U.S. flag

An official website of the United States government, Department of Justice.

Gender Gap in Capital Punishment Attitudes: An Analysis of Support and Opposition

NCJ Number
American Journal of Criminal Justice Volume: 25 Issue: 1 Dated: Fall 2000 Pages: 1-13
John T. Whitehead; Michael B. Blankenship
Date Published
13 pages
This study used data from a 1997 mail survey of households in Tennessee to examine the gender gap in attitudes toward capital punishment, including attention to global versus specific measures.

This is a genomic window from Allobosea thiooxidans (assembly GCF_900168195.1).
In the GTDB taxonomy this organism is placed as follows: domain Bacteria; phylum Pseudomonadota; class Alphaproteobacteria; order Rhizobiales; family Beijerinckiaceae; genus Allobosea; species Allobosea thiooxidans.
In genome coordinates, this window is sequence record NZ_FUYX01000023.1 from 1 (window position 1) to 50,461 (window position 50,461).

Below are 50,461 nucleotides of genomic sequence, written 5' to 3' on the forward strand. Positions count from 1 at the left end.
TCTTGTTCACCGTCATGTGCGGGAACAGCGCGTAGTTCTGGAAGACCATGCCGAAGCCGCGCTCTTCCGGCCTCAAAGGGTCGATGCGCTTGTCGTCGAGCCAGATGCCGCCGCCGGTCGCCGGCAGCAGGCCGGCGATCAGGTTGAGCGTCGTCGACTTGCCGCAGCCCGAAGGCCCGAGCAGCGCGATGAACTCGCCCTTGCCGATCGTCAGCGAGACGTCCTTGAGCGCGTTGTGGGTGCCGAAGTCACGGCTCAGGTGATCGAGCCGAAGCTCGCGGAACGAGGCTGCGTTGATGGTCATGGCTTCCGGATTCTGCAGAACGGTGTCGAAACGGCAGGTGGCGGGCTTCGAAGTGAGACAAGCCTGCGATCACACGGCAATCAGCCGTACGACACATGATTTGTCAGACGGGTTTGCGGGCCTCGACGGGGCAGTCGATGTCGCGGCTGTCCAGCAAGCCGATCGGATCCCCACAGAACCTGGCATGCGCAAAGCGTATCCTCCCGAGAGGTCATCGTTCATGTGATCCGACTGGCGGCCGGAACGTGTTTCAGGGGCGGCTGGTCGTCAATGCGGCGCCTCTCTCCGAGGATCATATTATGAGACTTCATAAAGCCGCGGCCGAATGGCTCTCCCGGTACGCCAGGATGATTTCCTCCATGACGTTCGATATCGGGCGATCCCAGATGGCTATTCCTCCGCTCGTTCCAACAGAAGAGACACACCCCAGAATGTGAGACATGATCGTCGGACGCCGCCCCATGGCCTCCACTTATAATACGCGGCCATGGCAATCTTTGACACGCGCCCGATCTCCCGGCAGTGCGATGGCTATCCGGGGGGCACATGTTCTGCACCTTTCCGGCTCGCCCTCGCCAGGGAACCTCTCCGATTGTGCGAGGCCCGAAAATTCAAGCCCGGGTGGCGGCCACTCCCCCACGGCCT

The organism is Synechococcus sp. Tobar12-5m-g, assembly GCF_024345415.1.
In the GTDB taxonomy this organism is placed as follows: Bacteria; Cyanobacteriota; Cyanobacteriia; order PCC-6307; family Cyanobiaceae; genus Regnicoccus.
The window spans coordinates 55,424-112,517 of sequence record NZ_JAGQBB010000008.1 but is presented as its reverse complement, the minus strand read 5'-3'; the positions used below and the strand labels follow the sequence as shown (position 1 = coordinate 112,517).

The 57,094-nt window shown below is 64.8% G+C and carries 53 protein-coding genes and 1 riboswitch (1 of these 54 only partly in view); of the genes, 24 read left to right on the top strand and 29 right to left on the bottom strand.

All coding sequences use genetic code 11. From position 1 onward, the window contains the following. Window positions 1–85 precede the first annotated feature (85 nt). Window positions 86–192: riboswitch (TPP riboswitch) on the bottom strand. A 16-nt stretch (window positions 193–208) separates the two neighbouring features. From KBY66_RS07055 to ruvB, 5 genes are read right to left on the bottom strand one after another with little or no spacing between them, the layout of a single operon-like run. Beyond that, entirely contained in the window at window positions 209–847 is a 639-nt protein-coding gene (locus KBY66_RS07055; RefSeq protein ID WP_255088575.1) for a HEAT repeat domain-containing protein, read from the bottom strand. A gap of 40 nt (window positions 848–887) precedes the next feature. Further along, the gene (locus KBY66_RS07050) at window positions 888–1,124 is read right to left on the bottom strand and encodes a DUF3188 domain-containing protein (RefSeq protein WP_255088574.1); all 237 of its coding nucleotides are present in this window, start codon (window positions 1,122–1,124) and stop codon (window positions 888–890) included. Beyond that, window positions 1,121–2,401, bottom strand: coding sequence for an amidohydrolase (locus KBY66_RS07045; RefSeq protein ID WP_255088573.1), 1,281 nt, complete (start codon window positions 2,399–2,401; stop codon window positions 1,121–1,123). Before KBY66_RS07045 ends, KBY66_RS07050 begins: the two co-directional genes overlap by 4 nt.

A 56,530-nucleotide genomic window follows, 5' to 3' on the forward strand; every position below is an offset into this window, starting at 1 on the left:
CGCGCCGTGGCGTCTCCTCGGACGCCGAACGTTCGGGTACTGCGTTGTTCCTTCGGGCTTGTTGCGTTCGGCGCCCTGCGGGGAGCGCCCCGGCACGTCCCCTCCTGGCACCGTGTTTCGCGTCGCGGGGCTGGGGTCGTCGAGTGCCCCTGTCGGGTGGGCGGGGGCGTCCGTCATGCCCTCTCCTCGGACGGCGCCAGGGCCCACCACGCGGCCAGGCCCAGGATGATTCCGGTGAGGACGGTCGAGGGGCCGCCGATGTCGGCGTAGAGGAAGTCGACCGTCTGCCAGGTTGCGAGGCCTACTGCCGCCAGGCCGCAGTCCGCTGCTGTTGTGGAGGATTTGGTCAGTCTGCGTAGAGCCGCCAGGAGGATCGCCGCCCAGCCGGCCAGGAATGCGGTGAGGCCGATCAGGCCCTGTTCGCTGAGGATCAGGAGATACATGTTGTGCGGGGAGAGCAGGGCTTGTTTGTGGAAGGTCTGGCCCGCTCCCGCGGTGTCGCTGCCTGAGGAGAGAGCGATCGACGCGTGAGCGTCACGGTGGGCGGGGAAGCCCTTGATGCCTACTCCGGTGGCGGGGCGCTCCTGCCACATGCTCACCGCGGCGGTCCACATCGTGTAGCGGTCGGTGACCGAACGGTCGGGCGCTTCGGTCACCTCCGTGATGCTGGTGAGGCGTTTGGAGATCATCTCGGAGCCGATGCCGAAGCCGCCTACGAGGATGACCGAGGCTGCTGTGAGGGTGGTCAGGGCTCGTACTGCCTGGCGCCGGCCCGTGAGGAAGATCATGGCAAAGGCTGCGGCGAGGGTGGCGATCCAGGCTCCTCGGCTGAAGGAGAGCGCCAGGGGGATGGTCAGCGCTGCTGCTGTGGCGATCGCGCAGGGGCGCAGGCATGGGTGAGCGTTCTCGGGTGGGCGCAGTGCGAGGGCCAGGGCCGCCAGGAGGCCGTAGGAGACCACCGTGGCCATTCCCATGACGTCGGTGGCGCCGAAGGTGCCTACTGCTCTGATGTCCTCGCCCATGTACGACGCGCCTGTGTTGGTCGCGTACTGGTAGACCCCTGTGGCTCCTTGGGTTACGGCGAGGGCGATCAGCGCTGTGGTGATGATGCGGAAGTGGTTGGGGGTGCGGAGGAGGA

The survey gathered information on attitudes toward crime and criminal justice. The study examined male and female global attitudes, attitudes toward a sentencing option of life without parole, the reasons that supporters and opponents gave for their opinions, and how specific factors might change the level of support for or opposition to capital punishment. The 390 responses represented a response rate of 50 percent. Results revealed that more than 80 percent of the men but only 65 percent of the women favored capital punishment. In addition, 26 percent of the women but only 12 percent of the men opted for full life without parole instead of the death penalty. Forty-one percent of the males and 40 percent of the females ranked deterrence as the most important reason for supporting the death penalty. Retribution or just deserts emerged as the next leading reason, followed by religion and incapacitation. Almost none of the proponents believed that an emotional justification had merit. Opponents of the death penalty listed the Biblical injunction against killing as the primary rationale for opposing capital punishment, followed by the danger of executing an innocent person. Findings indicated that females were less supportive of capital punishment than were males on both the global and specific measures and suggested that gender differences may be a starting point for those wanting to abolish the death penalty. 26 references (Author abstract modified)